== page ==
By: Tom and Fran Davidson
We began beekeeping seven years ago and have evolved from two colonies of bees to a successful sideline business with 37 hives. For the past four years our bees achieved a better than 90% overwintering survival rate in Southwest Ohio. Part of our success can be attributed to lessons learned as we expanded our bee yard. This article is meant to share commonly understood principles of beeyard design and offer a few innovations that might improve your beekeeping success.
Before installing our apiary we checked property covenants and government regulations (State, county, township) for applicable restrictions. We fortunately live in a rural area, zoned for agricultural use on six acres. The State of Ohio has code requirements governing our apiary operation. Most cities will issue additional ordnances preventing or limiting the number of hives, location, distances from property lines and requirements to erect barriers to force bees to fly over human traffic. Check and comply before building.
We chose a site for maximum sun and faced entrances southeast.
We provided a Winter windbreak on the East, North and West sides of the Apiary. Plants, fencing, straw bales, pallets, plywood, buildings or a natural area will also work. We chose three panels of attractive fencing but removed the panel on the East side after poor hive performance the first two years from excess shade. We have better survival from hives enjoying full sun in the apiary. Consider use of attractive fencing to force bees to fly up over neighbors property even if ordinances do not require a barrier.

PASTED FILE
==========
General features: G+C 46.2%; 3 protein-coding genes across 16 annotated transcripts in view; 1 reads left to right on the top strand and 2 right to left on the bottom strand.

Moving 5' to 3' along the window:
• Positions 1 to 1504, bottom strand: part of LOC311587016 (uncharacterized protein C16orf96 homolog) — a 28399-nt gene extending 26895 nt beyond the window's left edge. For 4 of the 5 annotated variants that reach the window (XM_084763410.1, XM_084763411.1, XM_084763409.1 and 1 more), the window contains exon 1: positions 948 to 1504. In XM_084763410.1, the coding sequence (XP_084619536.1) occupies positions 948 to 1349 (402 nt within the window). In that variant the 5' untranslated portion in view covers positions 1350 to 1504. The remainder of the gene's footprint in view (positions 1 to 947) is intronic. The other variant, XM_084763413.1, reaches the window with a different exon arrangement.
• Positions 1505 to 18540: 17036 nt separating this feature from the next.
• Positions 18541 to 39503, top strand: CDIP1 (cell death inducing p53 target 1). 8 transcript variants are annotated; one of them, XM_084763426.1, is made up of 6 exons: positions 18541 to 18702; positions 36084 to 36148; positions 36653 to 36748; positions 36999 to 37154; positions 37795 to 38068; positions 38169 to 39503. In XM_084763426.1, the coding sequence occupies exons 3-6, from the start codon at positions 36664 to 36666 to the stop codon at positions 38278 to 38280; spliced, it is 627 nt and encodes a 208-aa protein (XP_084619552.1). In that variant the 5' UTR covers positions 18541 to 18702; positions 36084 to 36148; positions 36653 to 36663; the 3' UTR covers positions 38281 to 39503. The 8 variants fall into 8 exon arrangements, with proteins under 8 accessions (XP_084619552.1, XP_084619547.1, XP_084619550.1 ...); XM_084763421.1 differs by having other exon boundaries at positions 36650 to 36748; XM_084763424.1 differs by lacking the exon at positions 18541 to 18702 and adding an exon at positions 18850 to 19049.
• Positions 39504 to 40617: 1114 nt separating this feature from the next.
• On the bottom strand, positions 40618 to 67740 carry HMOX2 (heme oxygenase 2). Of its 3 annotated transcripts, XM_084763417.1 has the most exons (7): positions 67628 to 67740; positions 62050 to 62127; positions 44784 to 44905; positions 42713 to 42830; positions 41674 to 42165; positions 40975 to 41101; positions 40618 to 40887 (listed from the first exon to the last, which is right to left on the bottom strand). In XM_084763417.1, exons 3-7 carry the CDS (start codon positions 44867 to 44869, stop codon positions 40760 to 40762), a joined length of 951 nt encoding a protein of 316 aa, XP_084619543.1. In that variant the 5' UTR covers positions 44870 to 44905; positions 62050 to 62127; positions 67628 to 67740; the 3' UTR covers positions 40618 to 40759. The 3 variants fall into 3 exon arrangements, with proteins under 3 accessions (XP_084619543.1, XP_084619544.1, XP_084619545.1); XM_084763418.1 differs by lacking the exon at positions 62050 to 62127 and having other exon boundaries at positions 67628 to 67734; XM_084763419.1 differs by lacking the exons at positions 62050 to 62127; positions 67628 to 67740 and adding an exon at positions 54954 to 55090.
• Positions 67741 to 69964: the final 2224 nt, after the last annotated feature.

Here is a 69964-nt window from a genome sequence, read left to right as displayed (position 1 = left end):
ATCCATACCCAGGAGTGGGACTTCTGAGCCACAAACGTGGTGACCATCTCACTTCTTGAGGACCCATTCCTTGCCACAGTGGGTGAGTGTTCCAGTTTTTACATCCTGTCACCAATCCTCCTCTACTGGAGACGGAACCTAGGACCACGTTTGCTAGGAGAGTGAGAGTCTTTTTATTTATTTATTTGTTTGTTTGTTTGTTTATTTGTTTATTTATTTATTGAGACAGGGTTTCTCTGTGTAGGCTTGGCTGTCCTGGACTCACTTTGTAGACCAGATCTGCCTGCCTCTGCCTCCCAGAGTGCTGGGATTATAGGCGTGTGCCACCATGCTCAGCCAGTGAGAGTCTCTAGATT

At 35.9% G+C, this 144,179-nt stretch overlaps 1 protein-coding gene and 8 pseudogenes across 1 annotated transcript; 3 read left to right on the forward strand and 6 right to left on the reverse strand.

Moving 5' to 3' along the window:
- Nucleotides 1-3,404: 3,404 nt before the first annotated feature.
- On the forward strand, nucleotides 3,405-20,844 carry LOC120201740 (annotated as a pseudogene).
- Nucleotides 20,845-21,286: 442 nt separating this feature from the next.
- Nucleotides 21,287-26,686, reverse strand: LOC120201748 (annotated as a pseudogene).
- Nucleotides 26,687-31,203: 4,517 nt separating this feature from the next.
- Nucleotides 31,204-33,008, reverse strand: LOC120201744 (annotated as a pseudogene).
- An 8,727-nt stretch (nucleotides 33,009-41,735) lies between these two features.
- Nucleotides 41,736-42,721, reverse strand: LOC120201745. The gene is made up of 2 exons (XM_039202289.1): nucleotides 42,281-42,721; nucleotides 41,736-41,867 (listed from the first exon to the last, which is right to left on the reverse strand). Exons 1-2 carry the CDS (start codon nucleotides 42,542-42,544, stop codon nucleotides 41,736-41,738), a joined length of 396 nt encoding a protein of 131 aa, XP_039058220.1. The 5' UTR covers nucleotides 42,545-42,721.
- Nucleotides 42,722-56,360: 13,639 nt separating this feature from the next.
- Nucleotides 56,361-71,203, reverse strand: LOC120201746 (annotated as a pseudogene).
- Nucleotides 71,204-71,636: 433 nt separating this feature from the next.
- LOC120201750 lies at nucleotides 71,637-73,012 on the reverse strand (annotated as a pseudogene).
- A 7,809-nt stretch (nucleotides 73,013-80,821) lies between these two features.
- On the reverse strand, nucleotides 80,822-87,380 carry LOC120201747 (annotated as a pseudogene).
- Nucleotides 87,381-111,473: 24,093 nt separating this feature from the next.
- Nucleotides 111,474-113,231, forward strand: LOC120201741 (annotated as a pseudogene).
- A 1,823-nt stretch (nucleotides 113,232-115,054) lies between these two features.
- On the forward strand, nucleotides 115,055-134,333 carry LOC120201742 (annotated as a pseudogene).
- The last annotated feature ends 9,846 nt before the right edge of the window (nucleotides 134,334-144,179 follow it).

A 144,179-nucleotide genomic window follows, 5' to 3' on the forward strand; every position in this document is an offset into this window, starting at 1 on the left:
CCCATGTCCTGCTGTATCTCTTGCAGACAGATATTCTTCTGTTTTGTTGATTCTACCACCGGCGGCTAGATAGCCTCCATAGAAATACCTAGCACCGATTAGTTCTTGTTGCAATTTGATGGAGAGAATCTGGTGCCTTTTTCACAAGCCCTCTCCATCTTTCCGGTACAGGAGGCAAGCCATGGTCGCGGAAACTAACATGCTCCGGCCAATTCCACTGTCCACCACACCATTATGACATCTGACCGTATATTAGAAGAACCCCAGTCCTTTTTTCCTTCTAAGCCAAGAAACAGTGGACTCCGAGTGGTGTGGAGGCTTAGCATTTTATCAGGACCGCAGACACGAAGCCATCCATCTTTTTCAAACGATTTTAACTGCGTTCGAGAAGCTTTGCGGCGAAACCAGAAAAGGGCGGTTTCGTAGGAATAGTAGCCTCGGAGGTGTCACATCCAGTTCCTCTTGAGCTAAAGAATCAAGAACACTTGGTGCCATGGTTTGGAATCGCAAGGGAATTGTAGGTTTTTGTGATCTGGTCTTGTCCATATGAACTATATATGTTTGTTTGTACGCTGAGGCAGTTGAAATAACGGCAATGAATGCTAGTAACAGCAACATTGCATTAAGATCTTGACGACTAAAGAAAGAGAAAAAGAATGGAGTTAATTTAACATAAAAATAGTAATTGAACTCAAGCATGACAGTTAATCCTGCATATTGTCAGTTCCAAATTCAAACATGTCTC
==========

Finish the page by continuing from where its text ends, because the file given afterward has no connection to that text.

We Installed hive stands on 4×4 cedar posts about 30 inches deep on pedestals 12-16 inches above the ground. Most posts were set with a 40lb bag of pre mix concrete in bottom of the posthole. We should have gone below the frost line and set all posts in concrete because after years of use we have had to add supports to several hives as height and weight increased. Posts were spaced so we could work on either side and from the rear of hives. We allowed space for rear removal of white boards and to insert an oxalic acid vaporizer from the rear of the hive for mite treatment. We installed hangars on fencing as a handy place to hang frames if needed. We painted outside of hives with unique designs or colors to protect wood and possibly reduce drifting by returning bees. We used water based (latex) exterior paints and untreated lumber for box construction. We do not paint inside of boxes. We permanently named our hive pedestals but numbered our hives and nucs for ease of record keeping. We now keep our hive notes in a water resistant note book after losing months of record keeping from heavy dew/rain (Don’t leave overnight out in beeyard).